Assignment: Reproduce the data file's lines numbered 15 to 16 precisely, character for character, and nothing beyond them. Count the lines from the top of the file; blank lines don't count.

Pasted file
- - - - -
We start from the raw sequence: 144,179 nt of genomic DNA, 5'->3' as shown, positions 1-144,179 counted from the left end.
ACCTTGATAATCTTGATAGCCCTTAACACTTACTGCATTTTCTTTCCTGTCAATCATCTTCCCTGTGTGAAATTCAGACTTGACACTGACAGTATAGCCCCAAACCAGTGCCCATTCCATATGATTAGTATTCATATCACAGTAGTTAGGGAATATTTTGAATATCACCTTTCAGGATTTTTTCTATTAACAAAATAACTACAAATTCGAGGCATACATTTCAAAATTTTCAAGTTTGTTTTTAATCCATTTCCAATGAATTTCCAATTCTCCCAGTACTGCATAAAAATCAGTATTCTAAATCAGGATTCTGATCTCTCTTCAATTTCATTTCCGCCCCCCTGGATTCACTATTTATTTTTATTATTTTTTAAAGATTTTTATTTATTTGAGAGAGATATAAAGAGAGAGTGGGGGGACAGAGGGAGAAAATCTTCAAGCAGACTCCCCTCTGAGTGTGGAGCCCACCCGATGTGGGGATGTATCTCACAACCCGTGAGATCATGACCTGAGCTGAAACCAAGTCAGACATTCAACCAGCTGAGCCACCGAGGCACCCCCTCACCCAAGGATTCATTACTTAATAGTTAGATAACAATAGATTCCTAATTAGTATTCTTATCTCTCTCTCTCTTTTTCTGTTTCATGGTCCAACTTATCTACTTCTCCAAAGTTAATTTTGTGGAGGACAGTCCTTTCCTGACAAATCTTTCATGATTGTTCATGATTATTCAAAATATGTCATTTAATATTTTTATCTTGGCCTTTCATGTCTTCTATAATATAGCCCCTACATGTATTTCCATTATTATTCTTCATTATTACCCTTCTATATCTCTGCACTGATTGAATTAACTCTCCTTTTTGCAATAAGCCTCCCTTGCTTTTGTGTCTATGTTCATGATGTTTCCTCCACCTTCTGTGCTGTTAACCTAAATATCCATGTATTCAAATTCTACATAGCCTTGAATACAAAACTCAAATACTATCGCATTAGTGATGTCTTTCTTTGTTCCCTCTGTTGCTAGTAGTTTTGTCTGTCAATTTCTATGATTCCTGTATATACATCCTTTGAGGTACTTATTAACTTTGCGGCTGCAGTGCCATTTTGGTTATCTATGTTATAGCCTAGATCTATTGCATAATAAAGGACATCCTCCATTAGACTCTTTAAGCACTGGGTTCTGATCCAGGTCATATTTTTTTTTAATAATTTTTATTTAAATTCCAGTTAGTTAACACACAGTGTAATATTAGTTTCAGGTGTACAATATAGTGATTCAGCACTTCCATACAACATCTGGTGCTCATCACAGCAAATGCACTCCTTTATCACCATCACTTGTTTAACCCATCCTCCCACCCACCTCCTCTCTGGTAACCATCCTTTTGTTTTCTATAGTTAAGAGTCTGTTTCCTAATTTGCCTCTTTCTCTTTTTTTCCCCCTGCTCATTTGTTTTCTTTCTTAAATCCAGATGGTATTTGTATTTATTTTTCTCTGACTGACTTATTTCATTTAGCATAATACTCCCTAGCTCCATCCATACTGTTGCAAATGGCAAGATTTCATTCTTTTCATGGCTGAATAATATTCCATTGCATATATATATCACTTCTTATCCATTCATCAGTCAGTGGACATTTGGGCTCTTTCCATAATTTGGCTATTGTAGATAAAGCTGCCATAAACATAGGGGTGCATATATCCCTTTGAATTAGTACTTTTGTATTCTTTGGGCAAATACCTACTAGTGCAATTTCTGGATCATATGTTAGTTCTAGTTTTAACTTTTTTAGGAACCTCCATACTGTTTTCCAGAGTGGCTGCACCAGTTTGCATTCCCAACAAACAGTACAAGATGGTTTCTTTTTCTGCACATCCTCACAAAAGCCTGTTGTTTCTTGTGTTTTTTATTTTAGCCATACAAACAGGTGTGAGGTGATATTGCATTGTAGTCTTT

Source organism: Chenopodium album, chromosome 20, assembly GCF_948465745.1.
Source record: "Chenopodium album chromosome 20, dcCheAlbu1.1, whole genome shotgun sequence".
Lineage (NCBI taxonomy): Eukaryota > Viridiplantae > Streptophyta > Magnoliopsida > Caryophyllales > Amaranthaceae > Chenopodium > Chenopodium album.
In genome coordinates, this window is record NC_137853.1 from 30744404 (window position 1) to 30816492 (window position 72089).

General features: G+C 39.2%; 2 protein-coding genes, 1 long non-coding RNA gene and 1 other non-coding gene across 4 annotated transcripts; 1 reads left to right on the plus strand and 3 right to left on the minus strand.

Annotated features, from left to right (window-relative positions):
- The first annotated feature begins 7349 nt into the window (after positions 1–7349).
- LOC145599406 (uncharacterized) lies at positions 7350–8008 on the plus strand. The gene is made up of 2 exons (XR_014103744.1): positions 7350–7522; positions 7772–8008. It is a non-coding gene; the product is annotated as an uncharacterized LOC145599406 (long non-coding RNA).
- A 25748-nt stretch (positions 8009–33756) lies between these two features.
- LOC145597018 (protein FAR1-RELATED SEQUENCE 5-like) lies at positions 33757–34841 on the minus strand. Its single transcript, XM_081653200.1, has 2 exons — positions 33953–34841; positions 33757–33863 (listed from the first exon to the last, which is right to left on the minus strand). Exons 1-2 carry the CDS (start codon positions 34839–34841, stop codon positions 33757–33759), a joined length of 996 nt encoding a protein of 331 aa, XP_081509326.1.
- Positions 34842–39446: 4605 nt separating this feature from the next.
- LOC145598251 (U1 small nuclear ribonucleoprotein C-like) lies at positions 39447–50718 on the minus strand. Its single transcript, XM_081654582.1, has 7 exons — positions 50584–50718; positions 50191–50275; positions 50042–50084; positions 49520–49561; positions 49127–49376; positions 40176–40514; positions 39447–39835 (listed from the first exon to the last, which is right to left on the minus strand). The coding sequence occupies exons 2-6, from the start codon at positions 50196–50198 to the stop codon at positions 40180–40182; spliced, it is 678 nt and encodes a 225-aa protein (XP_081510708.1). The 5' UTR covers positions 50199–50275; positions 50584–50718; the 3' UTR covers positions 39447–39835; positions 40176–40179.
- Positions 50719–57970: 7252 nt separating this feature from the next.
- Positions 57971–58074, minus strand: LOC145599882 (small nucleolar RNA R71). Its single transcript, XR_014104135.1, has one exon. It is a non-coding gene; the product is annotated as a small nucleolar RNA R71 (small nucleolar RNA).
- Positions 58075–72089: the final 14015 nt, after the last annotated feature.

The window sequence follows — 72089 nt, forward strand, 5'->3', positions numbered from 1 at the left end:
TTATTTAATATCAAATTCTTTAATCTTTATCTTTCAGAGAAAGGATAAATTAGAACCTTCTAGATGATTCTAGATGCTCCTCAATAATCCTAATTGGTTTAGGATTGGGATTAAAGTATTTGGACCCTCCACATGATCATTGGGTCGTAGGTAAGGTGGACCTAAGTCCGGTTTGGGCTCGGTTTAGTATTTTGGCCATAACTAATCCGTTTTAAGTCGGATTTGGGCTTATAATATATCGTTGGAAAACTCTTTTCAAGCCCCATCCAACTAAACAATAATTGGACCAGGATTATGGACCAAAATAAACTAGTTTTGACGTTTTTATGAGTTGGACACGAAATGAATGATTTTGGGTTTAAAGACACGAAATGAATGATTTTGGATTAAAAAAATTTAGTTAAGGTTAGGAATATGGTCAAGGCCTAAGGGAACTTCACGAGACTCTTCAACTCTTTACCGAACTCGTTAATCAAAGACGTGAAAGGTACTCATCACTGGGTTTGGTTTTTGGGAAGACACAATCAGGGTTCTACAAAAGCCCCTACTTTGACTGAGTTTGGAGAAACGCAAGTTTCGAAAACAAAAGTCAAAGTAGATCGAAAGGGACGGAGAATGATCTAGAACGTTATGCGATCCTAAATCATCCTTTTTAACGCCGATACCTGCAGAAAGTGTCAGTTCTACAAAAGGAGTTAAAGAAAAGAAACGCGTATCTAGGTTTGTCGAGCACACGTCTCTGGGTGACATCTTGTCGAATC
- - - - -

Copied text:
- Positions 50719–57970: 7252 nt separating this feature from the next.
- Positions 57971–58074, minus strand: LOC145599882 (small nucleolar RNA R71). Its single transcript, XR_014104135.1, has one exon. It is a non-coding gene; the product is annotated as a small nucleolar RNA R71 (small nucleolar RNA).